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Investment Cycles and Sovereign Debt Overhang

This paper explores the joint dynamics of sovereign debt and foreign direct investment in a small open economy. Our analysis brings to the forefront two important political economy considerations. We follow the seminal work of Thomas and Worrall (1994) in that the government cannot commit, leaving capital and debt exposed to expropriation or repudiation. However, in Thomas and Worrall (and more generally in Ray (2002 )), the government eventually accumulates sufficient assets to overcome its lack of commitment.

To this environment we introduce a second prominent political economy implication. Namely, that the risk of losing office makes the government impatient relative to the market. This simple but empirically relevant change in environment leads to dramatically different longrun properties of the economy.

We show that the combination of the government simpatience and inability to commit generates perpetual cycles in both sovereign debt and foreign direct investment in an environment in which the first best capital stock is a constant. The expected taxon capital endogenously varies with the state of the economy and investment is distorted by more in recessions than in booms, amplifying the effect of shocks.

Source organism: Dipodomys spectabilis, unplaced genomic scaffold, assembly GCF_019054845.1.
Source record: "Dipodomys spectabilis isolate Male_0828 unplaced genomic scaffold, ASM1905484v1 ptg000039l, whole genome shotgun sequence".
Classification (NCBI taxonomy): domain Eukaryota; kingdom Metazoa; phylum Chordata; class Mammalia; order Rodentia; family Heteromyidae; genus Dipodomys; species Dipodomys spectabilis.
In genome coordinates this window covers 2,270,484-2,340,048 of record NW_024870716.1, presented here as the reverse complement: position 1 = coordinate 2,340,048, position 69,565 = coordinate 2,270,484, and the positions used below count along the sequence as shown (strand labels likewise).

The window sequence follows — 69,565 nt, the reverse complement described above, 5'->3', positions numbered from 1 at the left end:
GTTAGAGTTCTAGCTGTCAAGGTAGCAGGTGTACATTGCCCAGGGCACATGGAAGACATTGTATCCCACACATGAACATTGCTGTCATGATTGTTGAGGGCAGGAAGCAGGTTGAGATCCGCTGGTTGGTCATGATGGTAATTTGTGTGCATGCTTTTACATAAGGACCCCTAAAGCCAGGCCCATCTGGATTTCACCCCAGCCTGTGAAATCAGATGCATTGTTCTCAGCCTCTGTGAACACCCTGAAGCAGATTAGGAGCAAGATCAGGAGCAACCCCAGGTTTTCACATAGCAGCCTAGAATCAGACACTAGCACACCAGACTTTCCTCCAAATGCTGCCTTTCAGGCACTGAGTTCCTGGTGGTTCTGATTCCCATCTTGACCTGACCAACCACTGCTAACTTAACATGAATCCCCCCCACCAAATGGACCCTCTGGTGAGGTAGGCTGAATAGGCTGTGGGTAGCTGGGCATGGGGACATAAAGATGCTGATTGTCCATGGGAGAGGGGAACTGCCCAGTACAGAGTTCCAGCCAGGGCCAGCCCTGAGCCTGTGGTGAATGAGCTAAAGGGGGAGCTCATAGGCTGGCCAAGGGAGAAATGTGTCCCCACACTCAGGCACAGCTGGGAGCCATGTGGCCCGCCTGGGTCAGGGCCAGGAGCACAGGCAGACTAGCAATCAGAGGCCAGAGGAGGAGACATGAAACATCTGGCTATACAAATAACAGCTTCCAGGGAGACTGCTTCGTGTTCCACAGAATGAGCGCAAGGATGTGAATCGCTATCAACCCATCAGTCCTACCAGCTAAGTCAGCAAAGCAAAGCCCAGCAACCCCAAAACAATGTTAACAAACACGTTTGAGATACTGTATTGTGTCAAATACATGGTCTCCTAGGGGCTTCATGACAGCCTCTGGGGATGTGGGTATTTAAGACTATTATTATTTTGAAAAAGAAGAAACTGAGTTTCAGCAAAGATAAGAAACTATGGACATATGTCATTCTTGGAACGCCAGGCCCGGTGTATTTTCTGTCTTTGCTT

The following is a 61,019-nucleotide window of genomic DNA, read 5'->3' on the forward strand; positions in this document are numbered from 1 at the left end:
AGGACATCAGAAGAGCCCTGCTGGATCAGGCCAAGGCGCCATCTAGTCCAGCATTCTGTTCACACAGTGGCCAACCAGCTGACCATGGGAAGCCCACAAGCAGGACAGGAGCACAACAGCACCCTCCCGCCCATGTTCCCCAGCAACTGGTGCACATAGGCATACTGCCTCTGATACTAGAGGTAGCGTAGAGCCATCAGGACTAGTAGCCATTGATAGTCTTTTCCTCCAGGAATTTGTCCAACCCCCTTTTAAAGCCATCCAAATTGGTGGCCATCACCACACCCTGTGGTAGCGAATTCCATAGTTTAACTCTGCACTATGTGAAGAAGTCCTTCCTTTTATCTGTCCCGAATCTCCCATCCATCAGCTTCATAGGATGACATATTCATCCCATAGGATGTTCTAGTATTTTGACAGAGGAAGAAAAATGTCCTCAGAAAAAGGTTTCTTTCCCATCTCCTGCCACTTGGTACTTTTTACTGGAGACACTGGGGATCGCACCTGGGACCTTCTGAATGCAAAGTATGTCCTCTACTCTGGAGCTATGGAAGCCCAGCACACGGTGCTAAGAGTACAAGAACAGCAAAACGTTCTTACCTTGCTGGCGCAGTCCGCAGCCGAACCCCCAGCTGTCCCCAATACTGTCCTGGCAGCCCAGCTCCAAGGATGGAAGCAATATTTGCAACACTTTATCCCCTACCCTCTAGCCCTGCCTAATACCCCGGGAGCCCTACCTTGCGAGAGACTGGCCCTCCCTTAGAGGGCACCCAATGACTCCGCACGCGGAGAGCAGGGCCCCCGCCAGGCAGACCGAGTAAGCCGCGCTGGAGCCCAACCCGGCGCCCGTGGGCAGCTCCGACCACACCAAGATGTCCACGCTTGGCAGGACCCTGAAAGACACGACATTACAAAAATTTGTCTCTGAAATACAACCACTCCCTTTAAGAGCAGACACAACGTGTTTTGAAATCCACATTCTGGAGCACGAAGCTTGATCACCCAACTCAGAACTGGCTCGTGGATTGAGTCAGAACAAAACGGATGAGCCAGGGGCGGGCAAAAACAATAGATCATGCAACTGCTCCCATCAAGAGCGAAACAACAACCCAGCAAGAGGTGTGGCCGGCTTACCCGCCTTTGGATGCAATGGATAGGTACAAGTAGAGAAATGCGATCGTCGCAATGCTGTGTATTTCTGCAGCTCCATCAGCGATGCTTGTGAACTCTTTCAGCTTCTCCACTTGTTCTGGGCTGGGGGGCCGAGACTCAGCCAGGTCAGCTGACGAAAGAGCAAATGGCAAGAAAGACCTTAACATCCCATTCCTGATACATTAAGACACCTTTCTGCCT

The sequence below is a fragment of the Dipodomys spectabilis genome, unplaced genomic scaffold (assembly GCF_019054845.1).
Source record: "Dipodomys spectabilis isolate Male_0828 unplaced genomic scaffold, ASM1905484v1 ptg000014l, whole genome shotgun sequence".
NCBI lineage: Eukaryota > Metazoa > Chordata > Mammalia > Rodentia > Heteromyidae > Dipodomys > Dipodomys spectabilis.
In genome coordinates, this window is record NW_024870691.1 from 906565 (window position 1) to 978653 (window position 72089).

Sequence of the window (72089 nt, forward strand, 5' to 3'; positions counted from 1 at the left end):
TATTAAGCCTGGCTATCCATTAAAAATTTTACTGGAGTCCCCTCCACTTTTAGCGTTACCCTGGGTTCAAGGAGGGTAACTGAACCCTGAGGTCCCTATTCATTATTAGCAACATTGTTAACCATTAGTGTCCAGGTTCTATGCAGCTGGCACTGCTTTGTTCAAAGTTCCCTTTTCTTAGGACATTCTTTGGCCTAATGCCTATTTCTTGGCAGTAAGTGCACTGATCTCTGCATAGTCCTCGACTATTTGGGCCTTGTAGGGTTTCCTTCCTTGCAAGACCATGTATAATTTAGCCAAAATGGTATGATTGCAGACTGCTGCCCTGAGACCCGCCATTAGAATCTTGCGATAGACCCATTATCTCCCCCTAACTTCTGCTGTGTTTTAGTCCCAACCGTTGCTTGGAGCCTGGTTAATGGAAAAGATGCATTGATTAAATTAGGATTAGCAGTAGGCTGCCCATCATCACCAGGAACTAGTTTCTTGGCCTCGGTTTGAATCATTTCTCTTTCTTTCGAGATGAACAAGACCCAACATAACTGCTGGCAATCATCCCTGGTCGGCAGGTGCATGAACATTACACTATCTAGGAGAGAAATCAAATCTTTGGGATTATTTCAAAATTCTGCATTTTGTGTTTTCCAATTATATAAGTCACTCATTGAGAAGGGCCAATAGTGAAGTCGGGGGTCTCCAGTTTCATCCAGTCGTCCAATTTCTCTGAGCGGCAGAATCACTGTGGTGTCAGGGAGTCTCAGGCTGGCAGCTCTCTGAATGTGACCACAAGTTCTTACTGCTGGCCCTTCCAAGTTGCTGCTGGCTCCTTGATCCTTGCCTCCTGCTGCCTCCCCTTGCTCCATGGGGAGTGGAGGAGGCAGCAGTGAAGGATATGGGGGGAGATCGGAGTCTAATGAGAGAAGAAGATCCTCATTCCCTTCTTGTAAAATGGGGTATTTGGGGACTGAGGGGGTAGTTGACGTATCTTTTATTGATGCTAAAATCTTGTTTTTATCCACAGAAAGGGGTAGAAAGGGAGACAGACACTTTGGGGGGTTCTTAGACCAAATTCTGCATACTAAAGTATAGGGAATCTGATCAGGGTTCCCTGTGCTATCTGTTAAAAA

The predictions of the model are consistent with two important phenomena in less developed markets. One is the well known "debt overhang effect" on investment, where current levels of debt negatively effect future investment. Second is the rise in expropriation risk during crises in emerging markets and the depressed level of investment following these crises. We also use our framework to analyze the effect of budgetary restrictions, recently being considered in countries such as Chile and Brazil, on the volatility of consumption and investment.

Investment Cycles and Sovereign Debt Overhang